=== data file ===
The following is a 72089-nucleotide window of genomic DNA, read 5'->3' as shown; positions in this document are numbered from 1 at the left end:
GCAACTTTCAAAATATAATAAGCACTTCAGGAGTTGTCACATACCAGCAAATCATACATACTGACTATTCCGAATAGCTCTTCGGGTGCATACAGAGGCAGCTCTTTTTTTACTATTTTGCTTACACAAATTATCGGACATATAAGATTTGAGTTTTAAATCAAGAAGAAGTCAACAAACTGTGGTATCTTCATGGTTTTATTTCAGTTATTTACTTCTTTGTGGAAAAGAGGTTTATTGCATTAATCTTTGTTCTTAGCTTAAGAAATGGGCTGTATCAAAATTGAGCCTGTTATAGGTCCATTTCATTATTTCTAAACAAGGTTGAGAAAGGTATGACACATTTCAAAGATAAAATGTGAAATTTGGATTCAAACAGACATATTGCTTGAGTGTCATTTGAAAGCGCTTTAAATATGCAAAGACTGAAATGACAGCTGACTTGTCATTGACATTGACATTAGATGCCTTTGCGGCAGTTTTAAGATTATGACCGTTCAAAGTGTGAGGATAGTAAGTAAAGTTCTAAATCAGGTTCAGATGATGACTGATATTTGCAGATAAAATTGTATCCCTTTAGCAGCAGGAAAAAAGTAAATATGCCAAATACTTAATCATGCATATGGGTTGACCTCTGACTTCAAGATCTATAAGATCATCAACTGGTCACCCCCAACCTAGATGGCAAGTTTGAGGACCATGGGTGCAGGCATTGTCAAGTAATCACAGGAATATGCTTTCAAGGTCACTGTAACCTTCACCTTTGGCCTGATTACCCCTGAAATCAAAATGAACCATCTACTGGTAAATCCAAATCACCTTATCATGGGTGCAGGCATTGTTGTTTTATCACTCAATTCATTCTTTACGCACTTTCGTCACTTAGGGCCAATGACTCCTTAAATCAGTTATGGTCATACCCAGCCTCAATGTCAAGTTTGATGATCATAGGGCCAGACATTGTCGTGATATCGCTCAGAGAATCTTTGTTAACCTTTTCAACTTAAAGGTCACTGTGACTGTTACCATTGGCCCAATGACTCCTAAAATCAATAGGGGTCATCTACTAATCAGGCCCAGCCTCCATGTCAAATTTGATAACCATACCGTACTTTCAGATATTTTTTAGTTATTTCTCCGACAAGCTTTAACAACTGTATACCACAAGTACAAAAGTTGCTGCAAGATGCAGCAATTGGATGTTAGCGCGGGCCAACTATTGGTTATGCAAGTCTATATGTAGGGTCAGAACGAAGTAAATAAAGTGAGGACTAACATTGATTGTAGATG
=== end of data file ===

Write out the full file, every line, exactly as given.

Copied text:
The following is a 72089-nucleotide window of genomic DNA, read 5'->3' as shown; positions in this document are numbered from 1 at the left end:
GCAACTTTCAAAATATAATAAGCACTTCAGGAGTTGTCACATACCAGCAAATCATACATACTGACTATTCCGAATAGCTCTTCGGGTGCATACAGAGGCAGCTCTTTTTTTACTATTTTGCTTACACAAATTATCGGACATATAAGATTTGAGTTTTAAATCAAGAAGAAGTCAACAAACTGTGGTATCTTCATGGTTTTATTTCAGTTATTTACTTCTTTGTGGAAAAGAGGTTTATTGCATTAATCTTTGTTCTTAGCTTAAGAAATGGGCTGTATCAAAATTGAGCCTGTTATAGGTCCATTTCATTATTTCTAAACAAGGTTGAGAAAGGTATGACACATTTCAAAGATAAAATGTGAAATTTGGATTCAAACAGACATATTGCTTGAGTGTCATTTGAAAGCGCTTTAAATATGCAAAGACTGAAATGACAGCTGACTTGTCATTGACATTGACATTAGATGCCTTTGCGGCAGTTTTAAGATTATGACCGTTCAAAGTGTGAGGATAGTAAGTAAAGTTCTAAATCAGGTTCAGATGATGACTGATATTTGCAGATAAAATTGTATCCCTTTAGCAGCAGGAAAAAAGTAAATATGCCAAATACTTAATCATGCATATGGGTTGACCTCTGACTTCAAGATCTATAAGATCATCAACTGGTCACCCCCAACCTAGATGGCAAGTTTGAGGACCATGGGTGCAGGCATTGTCAAGTAATCACAGGAATATGCTTTCAAGGTCACTGTAACCTTCACCTTTGGCCTGATTACCCCTGAAATCAAAATGAACCATCTACTGGTAAATCCAAATCACCTTATCATGGGTGCAGGCATTGTTGTTTTATCACTCAATTCATTCTTTACGCACTTTCGTCACTTAGGGCCAATGACTCCTTAAATCAGTTATGGTCATACCCAGCCTCAATGTCAAGTTTGATGATCATAGGGCCAGACATTGTCGTGATATCGCTCAGAGAATCTTTGTTAACCTTTTCAACTTAAAGGTCACTGTGACTGTTACCATTGGCCCAATGACTCCTAAAATCAATAGGGGTCATCTACTAATCAGGCCCAGCCTCCATGTCAAATTTGATAACCATACCGTACTTTCAGATATTTTTTAGTTATTTCTCCGACAAGCTTTAACAACTGTATACCACAAGTACAAAAGTTGCTGCAAGATGCAGCAATTGGATGTTAGCGCGGGCCAACTATTGGTTATGCAAGTCTATATGTAGGGTCAGAACGAAGTAAATAAAGTGAGGACTAACATTGATTGTAGATG